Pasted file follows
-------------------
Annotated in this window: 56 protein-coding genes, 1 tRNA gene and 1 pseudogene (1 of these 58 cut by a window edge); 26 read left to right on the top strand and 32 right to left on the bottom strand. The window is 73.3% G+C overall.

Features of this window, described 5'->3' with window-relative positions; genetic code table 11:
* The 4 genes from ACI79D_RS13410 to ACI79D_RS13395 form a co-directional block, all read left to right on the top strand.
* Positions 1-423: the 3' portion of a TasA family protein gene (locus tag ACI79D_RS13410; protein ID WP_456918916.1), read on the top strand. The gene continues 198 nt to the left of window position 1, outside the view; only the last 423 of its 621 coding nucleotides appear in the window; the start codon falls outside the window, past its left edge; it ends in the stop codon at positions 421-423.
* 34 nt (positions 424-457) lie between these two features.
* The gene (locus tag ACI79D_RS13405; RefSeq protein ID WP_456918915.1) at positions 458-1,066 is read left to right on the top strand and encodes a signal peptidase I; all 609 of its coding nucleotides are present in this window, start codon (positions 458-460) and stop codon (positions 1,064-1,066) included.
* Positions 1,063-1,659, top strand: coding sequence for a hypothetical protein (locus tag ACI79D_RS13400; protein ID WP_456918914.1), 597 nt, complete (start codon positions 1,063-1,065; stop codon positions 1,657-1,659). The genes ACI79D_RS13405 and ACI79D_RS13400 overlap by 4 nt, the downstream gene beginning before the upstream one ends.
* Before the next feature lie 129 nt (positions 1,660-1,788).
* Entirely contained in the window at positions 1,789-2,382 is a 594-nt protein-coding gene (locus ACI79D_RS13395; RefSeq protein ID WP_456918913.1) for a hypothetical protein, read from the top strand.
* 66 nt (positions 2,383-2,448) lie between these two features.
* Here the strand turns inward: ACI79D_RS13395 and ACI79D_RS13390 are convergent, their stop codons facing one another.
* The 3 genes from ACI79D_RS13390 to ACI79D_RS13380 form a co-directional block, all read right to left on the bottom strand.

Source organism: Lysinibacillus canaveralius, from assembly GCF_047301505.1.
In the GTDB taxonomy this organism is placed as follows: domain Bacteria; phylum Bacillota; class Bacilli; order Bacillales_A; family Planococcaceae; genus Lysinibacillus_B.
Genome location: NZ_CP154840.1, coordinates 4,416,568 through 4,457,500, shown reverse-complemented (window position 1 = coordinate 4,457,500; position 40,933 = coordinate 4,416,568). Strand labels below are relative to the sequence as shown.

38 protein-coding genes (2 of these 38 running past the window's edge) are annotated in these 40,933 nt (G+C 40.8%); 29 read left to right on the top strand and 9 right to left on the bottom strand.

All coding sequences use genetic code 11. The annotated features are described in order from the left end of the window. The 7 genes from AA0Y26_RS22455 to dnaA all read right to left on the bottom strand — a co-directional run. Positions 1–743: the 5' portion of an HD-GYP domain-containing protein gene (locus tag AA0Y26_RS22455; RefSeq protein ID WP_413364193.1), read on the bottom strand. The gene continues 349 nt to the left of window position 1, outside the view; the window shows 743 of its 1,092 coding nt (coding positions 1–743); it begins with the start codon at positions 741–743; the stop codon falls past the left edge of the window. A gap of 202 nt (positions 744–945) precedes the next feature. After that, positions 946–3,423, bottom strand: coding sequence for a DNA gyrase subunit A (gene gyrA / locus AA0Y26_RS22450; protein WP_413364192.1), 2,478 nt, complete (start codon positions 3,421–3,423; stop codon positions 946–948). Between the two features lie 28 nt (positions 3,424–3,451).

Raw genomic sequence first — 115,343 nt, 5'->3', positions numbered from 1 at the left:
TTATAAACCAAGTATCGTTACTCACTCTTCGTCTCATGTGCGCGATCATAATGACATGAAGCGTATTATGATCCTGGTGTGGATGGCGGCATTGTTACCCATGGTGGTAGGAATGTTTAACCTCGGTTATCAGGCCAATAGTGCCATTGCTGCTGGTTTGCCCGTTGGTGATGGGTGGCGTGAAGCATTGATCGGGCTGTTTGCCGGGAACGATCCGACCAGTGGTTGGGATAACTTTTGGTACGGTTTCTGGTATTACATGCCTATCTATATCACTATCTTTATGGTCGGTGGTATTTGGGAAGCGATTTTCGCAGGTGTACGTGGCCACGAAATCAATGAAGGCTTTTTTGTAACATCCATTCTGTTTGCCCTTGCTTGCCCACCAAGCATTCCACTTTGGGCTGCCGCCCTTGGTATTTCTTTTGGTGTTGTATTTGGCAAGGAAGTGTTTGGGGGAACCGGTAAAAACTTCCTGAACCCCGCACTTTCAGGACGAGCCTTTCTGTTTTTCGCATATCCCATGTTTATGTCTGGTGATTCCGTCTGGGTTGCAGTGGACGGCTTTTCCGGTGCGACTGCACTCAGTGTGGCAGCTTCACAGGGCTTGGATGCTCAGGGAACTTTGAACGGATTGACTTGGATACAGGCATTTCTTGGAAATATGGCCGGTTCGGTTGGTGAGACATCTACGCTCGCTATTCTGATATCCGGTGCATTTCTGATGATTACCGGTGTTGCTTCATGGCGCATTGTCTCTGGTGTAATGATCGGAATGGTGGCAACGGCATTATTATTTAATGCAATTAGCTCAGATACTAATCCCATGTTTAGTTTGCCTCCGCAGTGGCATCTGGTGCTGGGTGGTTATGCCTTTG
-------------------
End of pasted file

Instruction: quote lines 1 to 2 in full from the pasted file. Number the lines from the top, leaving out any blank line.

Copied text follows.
Annotated in this window: 56 protein-coding genes, 1 tRNA gene and 1 pseudogene (1 of these 58 cut by a window edge); 26 read left to right on the top strand and 32 right to left on the bottom strand. The window is 73.3% G+C overall.

Features of this window, described 5'->3' with window-relative positions; genetic code table 11: